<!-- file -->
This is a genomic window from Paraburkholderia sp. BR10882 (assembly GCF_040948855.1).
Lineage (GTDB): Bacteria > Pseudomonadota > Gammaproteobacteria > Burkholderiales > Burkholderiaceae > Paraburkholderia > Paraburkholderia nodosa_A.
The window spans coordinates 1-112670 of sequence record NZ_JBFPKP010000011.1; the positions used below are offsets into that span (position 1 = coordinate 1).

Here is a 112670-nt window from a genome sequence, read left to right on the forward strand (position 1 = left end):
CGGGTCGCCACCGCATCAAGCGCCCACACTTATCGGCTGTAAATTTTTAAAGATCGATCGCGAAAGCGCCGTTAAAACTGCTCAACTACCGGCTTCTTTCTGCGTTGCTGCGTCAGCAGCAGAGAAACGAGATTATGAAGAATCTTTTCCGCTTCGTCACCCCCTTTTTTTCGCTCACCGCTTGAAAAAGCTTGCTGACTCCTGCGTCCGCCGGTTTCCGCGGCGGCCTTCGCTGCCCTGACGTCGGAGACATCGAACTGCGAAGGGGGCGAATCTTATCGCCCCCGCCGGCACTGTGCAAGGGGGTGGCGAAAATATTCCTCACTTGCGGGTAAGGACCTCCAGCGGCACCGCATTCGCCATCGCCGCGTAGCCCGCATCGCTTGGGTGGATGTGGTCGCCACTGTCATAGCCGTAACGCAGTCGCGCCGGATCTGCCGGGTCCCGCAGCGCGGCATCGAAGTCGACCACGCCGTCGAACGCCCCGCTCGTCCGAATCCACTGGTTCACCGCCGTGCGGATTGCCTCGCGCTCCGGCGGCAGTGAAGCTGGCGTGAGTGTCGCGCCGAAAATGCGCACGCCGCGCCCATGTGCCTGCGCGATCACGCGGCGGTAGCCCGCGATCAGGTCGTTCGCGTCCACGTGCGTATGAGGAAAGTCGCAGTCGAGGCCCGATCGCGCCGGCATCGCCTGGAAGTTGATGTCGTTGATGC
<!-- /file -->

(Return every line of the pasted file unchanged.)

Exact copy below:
This is a genomic window from Paraburkholderia sp. BR10882 (assembly GCF_040948855.1).
Lineage (GTDB): Bacteria > Pseudomonadota > Gammaproteobacteria > Burkholderiales > Burkholderiaceae > Paraburkholderia > Paraburkholderia nodosa_A.
The window spans coordinates 1-112670 of sequence record NZ_JBFPKP010000011.1; the positions used below are offsets into that span (position 1 = coordinate 1).

Here is a 112670-nt window from a genome sequence, read left to right on the forward strand (position 1 = left end):
CGGGTCGCCACCGCATCAAGCGCCCACACTTATCGGCTGTAAATTTTTAAAGATCGATCGCGAAAGCGCCGTTAAAACTGCTCAACTACCGGCTTCTTTCTGCGTTGCTGCGTCAGCAGCAGAGAAACGAGATTATGAAGAATCTTTTCCGCTTCGTCACCCCCTTTTTTTCGCTCACCGCTTGAAAAAGCTTGCTGACTCCTGCGTCCGCCGGTTTCCGCGGCGGCCTTCGCTGCCCTGACGTCGGAGACATCGAACTGCGAAGGGGGCGAATCTTATCGCCCCCGCCGGCACTGTGCAAGGGGGTGGCGAAAATATTCCTCACTTGCGGGTAAGGACCTCCAGCGGCACCGCATTCGCCATCGCCGCGTAGCCCGCATCGCTTGGGTGGATGTGGTCGCCACTGTCATAGCCGTAACGCAGTCGCGCCGGATCTGCCGGGTCCCGCAGCGCGGCATCGAAGTCGACCACGCCGTCGAACGCCCCGCTCGTCCGAATCCACTGGTTCACCGCCGTGCGGATTGCCTCGCGCTCCGGCGGCAGTGAAGCTGGCGTGAGTGTCGCGCCGAAAATGCGCACGCCGCGCCCATGTGCCTGCGCGATCACGCGGCGGTAGCCCGCGATCAGGTCGTTCGCGTCCACGTGCGTATGAGGAAAGTCGCAGTCGAGGCCCGATCGCGCCGGCATCGCCTGGAAGTTGATGTCGTTGATGC